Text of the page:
+  <para>There are some hints written on the topic of package management. Visit
+  the <ulink url="&hints-root;">Hints subproject</ulink> and see if one of them
+  fits your need.</para>
+
+  <note>
+    <para>As no particular package management technique is mentioned in LFS,
+    the commands in the remainder of this book must be performed while logged in
+    as user <systemitem class="username">root</systemitem> and no longer as user
+    <systemitem class="username">lfs</systemitem>. Also, double check that
+    <envar>$LFS</envar> is set.</para>
+  </note>
+
+  <sect2>
+    <title>Upgrade Issues</title>
+
+    <para>A Package Manager makes it easy to upgrade to newer versions when they
+    are released. Generally the instructions in the LFS and BLFS Book can be
+    used to upgrade to the newer versions. Here are some points that you should
+    be aware of when upgrading packages, especially on a running system.</para>
+
+    <itemizedlist>
+      <listitem>
+        <para>If one of the toolchain packages (Glibc, GCC or Binutils) needs
+        to be upgraded to a newer minor version, it is safer to rebuild LFS.
+        Though you <emphasis>may</emphasis> be able to get by rebuilding all
+        the packages in their dependency order, we do not recommend it. For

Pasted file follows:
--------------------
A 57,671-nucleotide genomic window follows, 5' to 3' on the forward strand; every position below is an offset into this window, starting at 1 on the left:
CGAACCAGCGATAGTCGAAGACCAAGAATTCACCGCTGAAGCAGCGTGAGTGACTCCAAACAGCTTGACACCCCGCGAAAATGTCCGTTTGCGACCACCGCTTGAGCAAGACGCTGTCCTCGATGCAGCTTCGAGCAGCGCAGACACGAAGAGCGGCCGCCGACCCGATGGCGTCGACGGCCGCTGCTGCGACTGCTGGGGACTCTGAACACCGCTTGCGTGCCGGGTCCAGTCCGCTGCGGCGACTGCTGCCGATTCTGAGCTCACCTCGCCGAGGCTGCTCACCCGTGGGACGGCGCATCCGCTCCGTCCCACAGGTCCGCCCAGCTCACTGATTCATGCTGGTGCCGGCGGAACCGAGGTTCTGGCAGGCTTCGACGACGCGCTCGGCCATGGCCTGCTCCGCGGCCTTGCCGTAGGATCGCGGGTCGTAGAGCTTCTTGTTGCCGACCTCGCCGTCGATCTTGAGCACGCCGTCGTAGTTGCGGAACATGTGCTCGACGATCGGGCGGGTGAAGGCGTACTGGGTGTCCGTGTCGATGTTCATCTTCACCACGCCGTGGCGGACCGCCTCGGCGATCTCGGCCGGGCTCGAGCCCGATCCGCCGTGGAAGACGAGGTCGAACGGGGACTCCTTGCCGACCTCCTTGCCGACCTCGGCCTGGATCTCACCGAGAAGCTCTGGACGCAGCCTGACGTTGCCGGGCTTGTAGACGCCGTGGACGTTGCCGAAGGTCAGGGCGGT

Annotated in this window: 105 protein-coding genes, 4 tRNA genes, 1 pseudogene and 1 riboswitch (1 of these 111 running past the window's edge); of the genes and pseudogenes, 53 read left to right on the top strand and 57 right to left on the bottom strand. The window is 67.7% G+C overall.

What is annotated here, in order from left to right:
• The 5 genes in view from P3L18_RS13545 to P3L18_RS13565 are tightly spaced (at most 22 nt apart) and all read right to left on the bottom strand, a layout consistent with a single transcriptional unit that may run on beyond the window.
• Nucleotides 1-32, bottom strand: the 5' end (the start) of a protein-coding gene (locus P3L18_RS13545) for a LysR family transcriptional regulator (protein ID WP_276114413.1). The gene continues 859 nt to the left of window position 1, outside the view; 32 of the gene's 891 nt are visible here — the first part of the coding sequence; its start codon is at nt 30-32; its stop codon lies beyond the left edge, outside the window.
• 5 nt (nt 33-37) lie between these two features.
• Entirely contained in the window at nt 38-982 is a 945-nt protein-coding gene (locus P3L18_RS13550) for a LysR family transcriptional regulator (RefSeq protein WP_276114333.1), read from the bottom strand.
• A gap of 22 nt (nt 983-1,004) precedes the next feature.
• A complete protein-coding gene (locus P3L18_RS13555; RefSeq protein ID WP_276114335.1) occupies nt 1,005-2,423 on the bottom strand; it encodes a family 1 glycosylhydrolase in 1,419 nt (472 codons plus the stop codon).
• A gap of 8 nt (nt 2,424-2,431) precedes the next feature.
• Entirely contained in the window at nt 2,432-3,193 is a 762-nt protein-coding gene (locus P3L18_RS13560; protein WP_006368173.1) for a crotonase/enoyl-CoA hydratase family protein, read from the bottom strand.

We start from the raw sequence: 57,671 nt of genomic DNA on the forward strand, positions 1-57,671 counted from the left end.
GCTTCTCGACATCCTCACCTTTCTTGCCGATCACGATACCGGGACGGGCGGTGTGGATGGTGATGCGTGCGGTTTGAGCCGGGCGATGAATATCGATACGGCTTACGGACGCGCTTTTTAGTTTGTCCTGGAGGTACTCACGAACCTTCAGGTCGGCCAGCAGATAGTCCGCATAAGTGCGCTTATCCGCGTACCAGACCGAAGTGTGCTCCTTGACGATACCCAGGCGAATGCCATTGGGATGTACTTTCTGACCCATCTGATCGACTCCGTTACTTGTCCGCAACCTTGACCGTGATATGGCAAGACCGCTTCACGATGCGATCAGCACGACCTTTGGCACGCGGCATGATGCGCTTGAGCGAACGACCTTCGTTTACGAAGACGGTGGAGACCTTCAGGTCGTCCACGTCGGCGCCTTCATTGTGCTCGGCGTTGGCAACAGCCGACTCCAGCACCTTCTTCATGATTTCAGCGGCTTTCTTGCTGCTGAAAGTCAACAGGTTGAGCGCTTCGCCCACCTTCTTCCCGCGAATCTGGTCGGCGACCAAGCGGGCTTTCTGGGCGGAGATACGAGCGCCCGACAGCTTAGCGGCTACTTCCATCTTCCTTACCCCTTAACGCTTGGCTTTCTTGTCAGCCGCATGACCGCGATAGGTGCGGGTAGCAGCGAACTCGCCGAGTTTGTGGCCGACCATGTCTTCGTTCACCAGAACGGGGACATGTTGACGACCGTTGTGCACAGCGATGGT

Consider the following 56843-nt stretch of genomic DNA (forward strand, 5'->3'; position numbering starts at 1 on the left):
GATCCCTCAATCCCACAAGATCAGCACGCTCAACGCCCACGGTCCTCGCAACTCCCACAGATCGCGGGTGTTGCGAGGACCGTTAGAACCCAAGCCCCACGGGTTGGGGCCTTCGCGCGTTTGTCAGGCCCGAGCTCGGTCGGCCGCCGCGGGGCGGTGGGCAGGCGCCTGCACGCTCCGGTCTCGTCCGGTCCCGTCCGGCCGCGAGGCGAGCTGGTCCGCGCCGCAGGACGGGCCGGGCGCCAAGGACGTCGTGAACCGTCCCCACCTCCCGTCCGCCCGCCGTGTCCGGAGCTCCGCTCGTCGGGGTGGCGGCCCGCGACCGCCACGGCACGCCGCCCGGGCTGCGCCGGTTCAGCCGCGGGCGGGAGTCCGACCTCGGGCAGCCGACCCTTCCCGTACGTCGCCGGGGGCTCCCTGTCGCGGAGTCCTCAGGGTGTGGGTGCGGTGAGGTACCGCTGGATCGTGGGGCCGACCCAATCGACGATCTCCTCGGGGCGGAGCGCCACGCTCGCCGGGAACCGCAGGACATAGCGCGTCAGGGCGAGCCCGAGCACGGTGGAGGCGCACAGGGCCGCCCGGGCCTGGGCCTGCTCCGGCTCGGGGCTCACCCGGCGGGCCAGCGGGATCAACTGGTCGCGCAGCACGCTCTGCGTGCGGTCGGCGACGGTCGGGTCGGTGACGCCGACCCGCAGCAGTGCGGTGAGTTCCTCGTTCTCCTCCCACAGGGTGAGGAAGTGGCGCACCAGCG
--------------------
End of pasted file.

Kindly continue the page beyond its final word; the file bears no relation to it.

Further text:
+        example, if glibc-2.2.x needs to be updated to glibc-2.3.x, it is safer
+        to rebuild. For micro version updates, a simple reinstallation usually
+        works, but is not guaranteed. For example, upgrading from glibc-2.3.4
+        to glibc-2.3.5 will not usually cause any problems.</para>
+      </listitem>
+
+      <listitem>
+        <para>If a package containing a shared library is updated, and if the
+        name of the library changes, then all the packages dynamically linked
+        to the library need to be recompiled to link against the newer library.
+        (Note that there is no correlation between the package version and the
+        name of the library.) For example, consider a package foo-1.2.3 that
+        installs a shared library with name
+        <filename class='libraryfile'>libfoo.so.1</filename>. Say you upgrade